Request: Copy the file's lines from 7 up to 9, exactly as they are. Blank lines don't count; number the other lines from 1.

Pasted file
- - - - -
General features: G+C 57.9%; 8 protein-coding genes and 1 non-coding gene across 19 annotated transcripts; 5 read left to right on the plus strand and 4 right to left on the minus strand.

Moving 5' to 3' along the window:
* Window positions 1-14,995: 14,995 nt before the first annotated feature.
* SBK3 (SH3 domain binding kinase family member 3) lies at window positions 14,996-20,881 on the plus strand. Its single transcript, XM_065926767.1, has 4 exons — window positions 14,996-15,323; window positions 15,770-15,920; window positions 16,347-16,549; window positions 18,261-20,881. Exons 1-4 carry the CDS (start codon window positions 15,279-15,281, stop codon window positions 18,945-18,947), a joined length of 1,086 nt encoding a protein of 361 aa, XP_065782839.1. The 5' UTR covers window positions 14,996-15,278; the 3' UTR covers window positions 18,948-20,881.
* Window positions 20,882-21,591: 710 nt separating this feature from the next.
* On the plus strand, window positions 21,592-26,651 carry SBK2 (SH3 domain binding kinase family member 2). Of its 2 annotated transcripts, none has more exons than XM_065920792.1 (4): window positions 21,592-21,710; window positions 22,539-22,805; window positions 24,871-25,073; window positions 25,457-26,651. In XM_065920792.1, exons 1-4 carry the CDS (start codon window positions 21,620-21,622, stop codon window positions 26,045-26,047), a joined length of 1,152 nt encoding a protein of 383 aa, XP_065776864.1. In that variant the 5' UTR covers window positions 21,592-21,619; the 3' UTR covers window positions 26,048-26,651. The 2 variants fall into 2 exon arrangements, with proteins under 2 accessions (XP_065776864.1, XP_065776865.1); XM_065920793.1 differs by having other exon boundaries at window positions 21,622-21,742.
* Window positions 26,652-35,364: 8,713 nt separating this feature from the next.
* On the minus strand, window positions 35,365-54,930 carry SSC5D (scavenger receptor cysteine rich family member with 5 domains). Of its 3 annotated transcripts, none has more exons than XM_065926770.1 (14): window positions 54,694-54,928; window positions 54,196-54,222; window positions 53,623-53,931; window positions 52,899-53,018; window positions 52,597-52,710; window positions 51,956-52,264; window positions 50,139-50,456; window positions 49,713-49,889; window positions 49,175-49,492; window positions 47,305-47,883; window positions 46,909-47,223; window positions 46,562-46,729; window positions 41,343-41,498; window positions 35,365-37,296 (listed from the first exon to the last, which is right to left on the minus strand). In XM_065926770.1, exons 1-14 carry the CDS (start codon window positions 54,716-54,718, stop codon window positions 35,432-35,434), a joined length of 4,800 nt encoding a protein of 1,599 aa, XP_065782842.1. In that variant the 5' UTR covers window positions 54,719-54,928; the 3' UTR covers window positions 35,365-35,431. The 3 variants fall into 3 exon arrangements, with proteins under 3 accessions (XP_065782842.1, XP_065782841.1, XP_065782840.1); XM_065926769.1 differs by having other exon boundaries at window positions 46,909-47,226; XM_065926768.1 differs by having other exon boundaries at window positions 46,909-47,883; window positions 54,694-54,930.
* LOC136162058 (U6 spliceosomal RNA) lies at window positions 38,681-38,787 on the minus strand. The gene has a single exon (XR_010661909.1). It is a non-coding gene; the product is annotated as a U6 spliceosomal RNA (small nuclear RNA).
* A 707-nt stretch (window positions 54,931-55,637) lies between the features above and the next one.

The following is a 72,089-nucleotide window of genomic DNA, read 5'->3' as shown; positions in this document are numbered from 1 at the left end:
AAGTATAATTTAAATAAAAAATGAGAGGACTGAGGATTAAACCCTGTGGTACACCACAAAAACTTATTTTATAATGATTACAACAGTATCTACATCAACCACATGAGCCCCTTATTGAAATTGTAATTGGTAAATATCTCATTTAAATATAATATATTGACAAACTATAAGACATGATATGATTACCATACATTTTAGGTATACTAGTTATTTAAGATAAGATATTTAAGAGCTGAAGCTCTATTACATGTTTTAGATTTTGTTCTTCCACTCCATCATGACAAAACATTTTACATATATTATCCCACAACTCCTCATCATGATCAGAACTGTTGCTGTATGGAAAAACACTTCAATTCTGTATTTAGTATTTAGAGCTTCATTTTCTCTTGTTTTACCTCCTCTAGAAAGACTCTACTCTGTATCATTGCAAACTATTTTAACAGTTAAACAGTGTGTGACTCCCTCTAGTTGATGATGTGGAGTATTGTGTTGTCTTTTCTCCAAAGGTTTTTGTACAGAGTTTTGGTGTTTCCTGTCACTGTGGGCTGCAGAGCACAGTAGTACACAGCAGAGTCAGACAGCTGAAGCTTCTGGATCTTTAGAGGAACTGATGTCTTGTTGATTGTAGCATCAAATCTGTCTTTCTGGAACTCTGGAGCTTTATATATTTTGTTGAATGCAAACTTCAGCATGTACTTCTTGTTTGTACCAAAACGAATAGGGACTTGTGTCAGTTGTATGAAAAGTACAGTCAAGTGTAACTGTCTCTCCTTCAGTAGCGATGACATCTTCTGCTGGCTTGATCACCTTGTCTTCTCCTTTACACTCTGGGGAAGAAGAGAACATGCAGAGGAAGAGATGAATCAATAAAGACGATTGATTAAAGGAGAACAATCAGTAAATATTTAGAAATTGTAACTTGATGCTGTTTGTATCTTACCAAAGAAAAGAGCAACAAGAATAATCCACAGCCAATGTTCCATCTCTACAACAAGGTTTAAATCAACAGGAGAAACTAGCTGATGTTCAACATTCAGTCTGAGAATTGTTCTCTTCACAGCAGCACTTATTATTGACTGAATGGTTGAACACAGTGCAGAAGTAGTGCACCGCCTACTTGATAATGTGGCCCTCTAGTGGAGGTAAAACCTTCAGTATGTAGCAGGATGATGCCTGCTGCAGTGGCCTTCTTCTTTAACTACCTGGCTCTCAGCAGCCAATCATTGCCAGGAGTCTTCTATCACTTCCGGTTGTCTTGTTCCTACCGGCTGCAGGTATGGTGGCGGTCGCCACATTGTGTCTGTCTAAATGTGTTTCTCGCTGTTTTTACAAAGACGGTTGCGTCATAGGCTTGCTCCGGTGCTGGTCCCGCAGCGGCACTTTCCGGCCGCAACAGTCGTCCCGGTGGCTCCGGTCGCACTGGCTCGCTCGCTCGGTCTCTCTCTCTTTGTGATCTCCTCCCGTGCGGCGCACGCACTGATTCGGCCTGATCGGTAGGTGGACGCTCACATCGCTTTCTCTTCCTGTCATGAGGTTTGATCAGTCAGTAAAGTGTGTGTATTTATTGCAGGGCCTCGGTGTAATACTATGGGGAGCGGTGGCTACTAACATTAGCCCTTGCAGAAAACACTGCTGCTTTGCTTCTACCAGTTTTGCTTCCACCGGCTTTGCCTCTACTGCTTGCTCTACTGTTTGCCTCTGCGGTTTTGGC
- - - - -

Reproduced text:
* Window positions 26,652-35,364: 8,713 nt separating this feature from the next.
* On the minus strand, window positions 35,365-54,930 carry SSC5D (scavenger receptor cysteine rich family member with 5 domains). Of its 3 annotated transcripts, none has more exons than XM_065926770.1 (14): window positions 54,694-54,928; window positions 54,196-54,222; window positions 53,623-53,931; window positions 52,899-53,018; window positions 52,597-52,710; window positions 51,956-52,264; window positions 50,139-50,456; window positions 49,713-49,889; window positions 49,175-49,492; window positions 47,305-47,883; window positions 46,909-47,223; window positions 46,562-46,729; window positions 41,343-41,498; window positions 35,365-37,296 (listed from the first exon to the last, which is right to left on the minus strand). In XM_065926770.1, exons 1-14 carry the CDS (start codon window positions 54,716-54,718, stop codon window positions 35,432-35,434), a joined length of 4,800 nt encoding a protein of 1,599 aa, XP_065782842.1. In that variant the 5' UTR covers window positions 54,719-54,928; the 3' UTR covers window positions 35,365-35,431. The 3 variants fall into 3 exon arrangements, with proteins under 3 accessions (XP_065782842.1, XP_065782841.1, XP_065782840.1); XM_065926769.1 differs by having other exon boundaries at window positions 46,909-47,226; XM_065926768.1 differs by having other exon boundaries at window positions 46,909-47,883; window positions 54,694-54,930.
* LOC136162058 (U6 spliceosomal RNA) lies at window positions 38,681-38,787 on the minus strand. The gene has a single exon (XR_010661909.1). It is a non-coding gene; the product is annotated as a U6 spliceosomal RNA (small nuclear RNA).